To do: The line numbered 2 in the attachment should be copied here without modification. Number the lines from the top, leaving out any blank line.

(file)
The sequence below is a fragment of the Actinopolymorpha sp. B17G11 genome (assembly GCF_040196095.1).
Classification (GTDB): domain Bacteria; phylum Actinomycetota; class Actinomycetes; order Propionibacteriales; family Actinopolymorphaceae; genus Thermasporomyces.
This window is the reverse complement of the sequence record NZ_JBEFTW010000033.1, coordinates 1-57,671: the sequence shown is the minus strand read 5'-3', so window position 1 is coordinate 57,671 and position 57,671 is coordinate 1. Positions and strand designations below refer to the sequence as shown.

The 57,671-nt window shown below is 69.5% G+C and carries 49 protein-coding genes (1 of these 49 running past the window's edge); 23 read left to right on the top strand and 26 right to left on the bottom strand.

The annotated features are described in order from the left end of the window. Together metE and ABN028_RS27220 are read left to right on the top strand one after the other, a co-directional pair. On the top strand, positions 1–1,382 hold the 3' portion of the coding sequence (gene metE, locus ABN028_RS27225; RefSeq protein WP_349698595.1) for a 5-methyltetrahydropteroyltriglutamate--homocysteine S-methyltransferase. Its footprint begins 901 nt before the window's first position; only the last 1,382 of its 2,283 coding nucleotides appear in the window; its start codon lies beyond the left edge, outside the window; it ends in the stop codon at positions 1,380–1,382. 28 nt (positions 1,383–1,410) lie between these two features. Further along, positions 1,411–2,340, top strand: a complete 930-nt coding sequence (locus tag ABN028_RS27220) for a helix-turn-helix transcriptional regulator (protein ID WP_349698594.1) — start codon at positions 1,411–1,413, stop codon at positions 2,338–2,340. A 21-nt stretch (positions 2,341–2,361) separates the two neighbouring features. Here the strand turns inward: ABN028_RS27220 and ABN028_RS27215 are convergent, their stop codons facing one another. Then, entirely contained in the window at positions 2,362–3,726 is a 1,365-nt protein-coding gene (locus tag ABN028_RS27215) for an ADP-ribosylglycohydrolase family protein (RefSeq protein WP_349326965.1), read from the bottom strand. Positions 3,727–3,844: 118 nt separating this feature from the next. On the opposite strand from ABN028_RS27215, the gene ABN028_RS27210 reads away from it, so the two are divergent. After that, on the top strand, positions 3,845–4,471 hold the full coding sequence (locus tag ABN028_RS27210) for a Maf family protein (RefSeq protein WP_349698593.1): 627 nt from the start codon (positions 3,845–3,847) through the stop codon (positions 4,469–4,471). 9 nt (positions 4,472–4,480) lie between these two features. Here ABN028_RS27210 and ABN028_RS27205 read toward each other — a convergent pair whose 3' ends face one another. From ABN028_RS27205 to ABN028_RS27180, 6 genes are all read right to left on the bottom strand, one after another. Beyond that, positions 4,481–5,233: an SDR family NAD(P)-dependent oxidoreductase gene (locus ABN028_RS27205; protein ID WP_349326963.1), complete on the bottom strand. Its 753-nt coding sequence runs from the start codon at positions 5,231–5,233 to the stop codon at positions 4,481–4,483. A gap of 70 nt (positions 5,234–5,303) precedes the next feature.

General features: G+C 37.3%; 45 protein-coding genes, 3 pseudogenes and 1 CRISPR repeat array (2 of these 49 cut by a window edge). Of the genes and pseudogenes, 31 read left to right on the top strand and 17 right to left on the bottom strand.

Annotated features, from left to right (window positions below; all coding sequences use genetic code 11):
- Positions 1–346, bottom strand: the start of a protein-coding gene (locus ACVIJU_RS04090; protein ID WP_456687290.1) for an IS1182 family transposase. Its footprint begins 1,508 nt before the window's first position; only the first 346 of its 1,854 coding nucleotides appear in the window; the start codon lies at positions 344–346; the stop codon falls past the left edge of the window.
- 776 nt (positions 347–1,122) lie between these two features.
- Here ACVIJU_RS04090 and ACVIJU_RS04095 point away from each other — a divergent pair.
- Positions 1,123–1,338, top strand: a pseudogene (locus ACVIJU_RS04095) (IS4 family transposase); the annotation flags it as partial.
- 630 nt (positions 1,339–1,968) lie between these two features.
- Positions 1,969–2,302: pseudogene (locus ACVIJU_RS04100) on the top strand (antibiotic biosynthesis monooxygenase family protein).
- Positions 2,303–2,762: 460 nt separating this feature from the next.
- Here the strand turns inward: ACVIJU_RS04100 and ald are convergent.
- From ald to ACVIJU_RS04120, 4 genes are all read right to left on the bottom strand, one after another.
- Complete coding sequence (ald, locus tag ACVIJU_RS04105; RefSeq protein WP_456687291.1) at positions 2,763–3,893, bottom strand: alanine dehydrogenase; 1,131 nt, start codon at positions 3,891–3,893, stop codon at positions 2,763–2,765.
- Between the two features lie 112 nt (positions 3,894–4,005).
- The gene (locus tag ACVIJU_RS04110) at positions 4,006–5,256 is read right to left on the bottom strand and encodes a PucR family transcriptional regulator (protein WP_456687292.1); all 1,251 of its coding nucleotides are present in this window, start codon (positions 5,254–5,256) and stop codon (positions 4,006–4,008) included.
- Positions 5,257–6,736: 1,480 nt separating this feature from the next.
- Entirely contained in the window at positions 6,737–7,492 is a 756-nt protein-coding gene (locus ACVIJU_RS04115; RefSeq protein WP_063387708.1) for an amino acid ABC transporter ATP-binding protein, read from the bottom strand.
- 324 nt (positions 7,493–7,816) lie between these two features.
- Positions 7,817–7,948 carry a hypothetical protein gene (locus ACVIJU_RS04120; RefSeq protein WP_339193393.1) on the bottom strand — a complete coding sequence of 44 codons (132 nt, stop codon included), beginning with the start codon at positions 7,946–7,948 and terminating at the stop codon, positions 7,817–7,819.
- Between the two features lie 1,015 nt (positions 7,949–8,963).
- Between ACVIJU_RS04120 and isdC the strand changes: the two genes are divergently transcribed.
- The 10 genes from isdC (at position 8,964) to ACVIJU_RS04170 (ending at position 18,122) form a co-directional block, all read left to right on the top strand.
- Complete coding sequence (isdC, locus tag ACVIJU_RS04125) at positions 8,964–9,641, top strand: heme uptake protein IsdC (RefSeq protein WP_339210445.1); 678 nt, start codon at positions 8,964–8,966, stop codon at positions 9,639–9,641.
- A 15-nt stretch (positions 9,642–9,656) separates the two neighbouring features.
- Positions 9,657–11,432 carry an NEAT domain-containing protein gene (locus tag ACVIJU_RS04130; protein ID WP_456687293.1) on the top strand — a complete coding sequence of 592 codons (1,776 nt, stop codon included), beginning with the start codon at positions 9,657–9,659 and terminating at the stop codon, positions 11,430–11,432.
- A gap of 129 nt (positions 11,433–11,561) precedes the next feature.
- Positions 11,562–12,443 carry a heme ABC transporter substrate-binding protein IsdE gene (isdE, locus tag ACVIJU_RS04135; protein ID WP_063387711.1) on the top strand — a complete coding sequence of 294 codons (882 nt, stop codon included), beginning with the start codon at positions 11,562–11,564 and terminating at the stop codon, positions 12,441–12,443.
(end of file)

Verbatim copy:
Classification (GTDB): domain Bacteria; phylum Actinomycetota; class Actinomycetes; order Propionibacteriales; family Actinopolymorphaceae; genus Thermasporomyces.